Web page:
“The significant thread through the city’s history is we’ve been able to provide a higher level of service for the money,” city Planning Director Doug Smith said.
While providing new services and acquiring assets, Liberty Lake cut taxes three times. The money saved, according to Arlene Fisher, director of finance, gave families of four enough of a windfall to “have a nice evening out.”
Officials socked away $600,000 in reserves, carried more than $1 million from last year’s budget to this year’s to finance projects, and approved the purchase of a $925,000 building to house City Hall and the police department.
The plan is to develop a civic complex with a combination library and community center that serves espresso.
Liberty Lake’s desire to enlarge its tax base and create model services occasionally creates conflicts.
The city has found itself challenged by the city of Spokane Valley over its comprehensive plan, and Liberty Lake officials believe the challenge is connected to its bid to annex 650 acres of commercially viable land between the two cities. In addition, the Liberty Lake Sewer and Water District has sued the city over its attempts to take over the district.
John Maxwell, a principal with Economic and Engineering Services, is one of several consultants hired by Liberty Lake to study the feasibility of taking over the sewer district.
Engineers are putting together information about maximizing the sewer and water district’s efficiency and saving money.
“We are looking for issues of common benefit for both parties and hoping to target a win-win agreement,” Maxwell said.
While the disagreement has ruffled feathers, it hasn’t ruined Liberty Lake’s small-town flavor.
Norman, who works in the city at Liberty Cleaners, said there’s a trust among neighbors that’s rare.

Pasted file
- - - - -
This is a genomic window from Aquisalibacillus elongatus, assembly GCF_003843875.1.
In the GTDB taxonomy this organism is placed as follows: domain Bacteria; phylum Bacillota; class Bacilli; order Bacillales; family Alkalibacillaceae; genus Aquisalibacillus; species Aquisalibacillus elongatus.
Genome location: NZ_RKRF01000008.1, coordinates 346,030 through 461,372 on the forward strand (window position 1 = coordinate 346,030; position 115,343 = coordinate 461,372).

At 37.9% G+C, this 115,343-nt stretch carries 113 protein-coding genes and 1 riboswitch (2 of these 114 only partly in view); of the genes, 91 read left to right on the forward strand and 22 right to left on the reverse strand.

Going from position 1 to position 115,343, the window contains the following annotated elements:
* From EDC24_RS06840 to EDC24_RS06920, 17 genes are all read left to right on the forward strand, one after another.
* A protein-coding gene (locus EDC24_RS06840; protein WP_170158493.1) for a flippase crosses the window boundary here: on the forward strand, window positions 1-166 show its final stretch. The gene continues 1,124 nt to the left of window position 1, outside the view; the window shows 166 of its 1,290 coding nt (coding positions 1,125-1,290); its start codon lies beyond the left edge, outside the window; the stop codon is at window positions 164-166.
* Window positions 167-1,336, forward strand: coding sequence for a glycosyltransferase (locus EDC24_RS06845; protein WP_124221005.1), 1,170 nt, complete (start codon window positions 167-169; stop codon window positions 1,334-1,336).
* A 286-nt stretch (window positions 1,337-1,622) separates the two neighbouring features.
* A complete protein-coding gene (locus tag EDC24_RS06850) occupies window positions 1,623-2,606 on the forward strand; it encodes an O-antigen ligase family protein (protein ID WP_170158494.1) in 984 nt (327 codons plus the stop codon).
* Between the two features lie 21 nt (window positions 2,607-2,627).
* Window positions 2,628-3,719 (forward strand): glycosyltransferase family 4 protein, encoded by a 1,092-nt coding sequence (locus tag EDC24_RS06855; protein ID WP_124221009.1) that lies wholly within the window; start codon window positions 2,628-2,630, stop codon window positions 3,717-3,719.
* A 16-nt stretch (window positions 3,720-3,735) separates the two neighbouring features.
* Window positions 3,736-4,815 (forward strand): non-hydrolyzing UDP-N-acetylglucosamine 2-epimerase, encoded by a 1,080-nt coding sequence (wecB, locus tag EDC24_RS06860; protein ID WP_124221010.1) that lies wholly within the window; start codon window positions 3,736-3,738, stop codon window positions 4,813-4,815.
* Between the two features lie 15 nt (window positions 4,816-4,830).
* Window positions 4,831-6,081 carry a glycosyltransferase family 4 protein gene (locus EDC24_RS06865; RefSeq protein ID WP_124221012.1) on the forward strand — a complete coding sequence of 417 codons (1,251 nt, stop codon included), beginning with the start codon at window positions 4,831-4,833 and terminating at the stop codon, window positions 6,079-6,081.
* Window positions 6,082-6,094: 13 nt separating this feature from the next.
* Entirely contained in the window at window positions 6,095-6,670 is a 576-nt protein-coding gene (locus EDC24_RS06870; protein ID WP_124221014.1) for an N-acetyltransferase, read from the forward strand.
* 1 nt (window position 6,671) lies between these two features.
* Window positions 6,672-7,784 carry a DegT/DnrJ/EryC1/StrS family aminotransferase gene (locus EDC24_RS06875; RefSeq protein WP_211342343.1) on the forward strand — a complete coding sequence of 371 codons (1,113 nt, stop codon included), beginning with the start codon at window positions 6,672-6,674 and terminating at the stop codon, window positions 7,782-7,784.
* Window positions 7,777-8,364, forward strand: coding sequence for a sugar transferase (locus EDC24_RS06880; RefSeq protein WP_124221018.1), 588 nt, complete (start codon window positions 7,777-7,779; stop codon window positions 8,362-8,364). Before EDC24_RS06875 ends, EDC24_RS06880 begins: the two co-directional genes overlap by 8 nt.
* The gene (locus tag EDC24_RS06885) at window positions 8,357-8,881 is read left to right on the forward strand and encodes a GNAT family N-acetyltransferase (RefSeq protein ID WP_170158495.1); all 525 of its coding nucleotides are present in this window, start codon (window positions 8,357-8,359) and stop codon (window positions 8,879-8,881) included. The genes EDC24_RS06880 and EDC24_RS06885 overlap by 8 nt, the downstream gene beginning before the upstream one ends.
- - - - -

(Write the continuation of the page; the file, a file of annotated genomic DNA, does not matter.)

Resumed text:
“We know the customers, and we know them by name. There’s an integrity about the community. I take checks, and I don’t ask for ID because it’s that kind of a community,” Norman said.
A constant throughout the community’s history is that residents and visitors share a passion for recreation.
Schneidmiller and his wife, Kelli Schneidmiller, are historians. Kelli is a fifth-generation member of the Knudsen family, which moved to the Liberty Lake area in 1889. Over the years, the couple amassed a collection of historical photos and accounts of the area’s past.
In the early 1900s, as many as five resorts offered boat rentals and other amenities, Ross Schneidmiller said. “Back in those days, when fishing season would open, people would say they felt like they could walk across the lake going from boat to boat.”
Robin Briley, of Peak Video Productions, which made the historical video “Liberty Lake: Spokane’s Inland Sea Shore,” said more than 20 trainloads of people visited the lake daily in 1911.
“There are still a lot of people who have fond memories of Liberty Lake,” Briley said. She said the area’s popularity declined in the 1950s when more people purchased cars, which gave them access to lakes that were farther away.
After MeadowWood Golf Course was created and homes started springing up in the late 1980s, the area started attracting more home buyers. Today, property is a hot commodity.
“It’s a very desirable community, and things are moving fast,” said Mike Balogh, a resident who sells Liberty Lake real estate for Re/Max of Spokane. “You don’t see a lot of communities in the United States like this. It just has so much to offer.”